Q&A with Rep. Van Hollen

Democratic Congressional Campaign Committee Chairman Chris Van Hollen discussed House Democrats' strategy for the 2010 election at a May 24 Monitor Breakfast.

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    Rep. Chris Van Hollen, chairman of the Democratic Congressional Campaign Committee, listens to a question during the 2009 Reuters Washington Summit in Washington.
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Democratic campaign chief Rep. Chris Van Hollen chairs the Democratic Congressional Campaign Committee, which supports Democratic candidates for House seats. Representative Van Hollen, of Maryland, is in his second term leading the DCCC. He was a guest speaker at the May 24 Monitor breakfast in Washington.

On the biggest challenge Democrats face in the 2010 elections:

"The biggest challenge remains perceptions of the economy. This election from Day 1 has been about the economy.... And things have been improving.... There is still a large majority of people who are unsure and uncertain about the direction of the economy.... We all know we are not out of the woods yet, especially when it comes to jobs."

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On polls showing Republican voters are more energized than Democratic voters:

"There is no doubt this is a big challenge for the Democrats going into the next cycle. Right now you have on the Republican side a lot of people who are running out the door to vote, especially on the 'tea party' wing of the Republican Party."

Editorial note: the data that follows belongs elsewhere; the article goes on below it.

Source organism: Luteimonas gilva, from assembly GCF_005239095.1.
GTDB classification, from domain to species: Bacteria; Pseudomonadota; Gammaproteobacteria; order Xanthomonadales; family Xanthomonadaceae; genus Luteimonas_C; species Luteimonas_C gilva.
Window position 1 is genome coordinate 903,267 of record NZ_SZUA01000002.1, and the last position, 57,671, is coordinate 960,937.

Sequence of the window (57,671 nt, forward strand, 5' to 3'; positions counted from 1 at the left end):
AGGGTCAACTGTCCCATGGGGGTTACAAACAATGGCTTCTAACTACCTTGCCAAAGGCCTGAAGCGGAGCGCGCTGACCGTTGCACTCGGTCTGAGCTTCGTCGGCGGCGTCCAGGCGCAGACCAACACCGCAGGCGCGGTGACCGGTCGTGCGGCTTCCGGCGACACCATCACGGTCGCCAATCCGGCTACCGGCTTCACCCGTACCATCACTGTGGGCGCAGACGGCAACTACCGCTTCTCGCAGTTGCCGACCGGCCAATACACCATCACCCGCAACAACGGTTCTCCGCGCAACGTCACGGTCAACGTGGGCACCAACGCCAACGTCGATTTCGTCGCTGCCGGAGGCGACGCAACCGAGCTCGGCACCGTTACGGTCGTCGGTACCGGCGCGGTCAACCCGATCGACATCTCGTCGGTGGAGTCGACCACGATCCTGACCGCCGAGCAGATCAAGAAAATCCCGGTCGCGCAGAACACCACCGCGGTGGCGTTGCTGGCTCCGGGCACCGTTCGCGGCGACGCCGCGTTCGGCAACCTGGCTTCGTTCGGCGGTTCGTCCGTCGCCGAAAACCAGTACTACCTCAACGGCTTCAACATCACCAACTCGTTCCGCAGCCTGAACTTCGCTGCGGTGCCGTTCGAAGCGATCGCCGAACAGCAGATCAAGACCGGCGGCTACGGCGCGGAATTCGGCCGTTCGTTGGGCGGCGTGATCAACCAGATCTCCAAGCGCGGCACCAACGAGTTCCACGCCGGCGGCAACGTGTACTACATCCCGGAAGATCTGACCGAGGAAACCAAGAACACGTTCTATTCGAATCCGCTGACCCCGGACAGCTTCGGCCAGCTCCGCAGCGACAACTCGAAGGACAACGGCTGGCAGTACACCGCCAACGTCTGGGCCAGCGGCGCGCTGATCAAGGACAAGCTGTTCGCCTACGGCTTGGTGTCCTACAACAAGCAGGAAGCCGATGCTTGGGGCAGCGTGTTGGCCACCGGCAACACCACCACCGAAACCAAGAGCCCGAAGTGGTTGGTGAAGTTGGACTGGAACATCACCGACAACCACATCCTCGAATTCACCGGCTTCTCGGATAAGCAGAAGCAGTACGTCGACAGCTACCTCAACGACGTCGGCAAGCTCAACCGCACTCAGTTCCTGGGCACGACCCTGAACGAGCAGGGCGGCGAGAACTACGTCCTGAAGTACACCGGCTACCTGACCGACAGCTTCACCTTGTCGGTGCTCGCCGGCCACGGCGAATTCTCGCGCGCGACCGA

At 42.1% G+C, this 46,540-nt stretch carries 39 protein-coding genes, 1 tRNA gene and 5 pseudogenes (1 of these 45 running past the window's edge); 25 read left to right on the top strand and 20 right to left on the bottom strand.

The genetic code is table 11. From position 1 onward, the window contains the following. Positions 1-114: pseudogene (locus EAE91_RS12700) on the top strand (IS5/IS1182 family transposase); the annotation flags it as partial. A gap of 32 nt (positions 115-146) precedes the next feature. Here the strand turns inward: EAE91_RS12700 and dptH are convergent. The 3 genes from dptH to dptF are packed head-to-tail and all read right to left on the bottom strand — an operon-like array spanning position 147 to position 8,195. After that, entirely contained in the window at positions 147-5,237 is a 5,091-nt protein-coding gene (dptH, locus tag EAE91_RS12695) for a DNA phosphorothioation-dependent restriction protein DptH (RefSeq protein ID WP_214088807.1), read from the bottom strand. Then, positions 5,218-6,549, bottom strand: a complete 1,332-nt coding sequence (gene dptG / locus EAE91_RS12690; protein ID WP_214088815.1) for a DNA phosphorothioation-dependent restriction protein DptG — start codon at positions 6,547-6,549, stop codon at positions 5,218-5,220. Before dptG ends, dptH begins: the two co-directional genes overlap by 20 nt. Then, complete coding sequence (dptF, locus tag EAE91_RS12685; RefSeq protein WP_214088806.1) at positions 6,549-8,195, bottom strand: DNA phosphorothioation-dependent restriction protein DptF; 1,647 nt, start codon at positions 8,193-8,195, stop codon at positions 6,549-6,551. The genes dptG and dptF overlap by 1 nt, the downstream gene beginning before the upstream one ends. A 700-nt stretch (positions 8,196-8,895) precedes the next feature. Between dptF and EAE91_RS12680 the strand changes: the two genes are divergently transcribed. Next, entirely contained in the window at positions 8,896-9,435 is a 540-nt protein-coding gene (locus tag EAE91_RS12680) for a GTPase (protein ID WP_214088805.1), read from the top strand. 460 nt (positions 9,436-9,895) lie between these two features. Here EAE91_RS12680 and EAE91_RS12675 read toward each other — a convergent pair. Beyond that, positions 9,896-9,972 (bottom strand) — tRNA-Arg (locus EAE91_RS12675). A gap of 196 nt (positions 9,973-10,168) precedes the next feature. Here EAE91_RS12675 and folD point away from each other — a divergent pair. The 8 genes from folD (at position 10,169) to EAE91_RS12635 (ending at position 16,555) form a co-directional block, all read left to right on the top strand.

On independent voters' reaction to the tea party movement:

"To the extent the tea party movement is most represented publicly by the farthest right-wing component of the tea party movement, that does have the effect of making the centrist voters more nervous."

On why polls show a decline in the share of voters who think Democrats look out for average citizens rather than corporations:

"That is clearly a perception that we need to address. I think that the [Troubled Asset Relief Program] moneys have a lot to do with the American people's perception of the situation."

On whether Democrats' 2010 election strategy is just a plan to keep blaming George W. Bush:

"It is not about blaming Bush. I think the American people understand we got into this mess largely as a result of Bush economic policies, but that is not the argument we are making in this election. The argument we are making ... is, 'Look at what the economic proposals of the Republican candidates in each of these races [are].' "

On the mood of the country:

"The mood of the country is becoming cautiously optimistic, and I think there is a perception that the worst is behind us.... We are in a challenging political environment."

On whether the Obama White House has been sufficiently helpful to the DCCC on mechanics and messaging:

"I think they have been increasingly helpful.... In addition to providing some direct financial help, they also are going to be very focused on bringing out the Obama voters from 2008.... In terms of the message ... the president began to draw clearer lines of distinction between what Democrats in Congress have done and what they stand for on jobs and the economy compared to Republicans."

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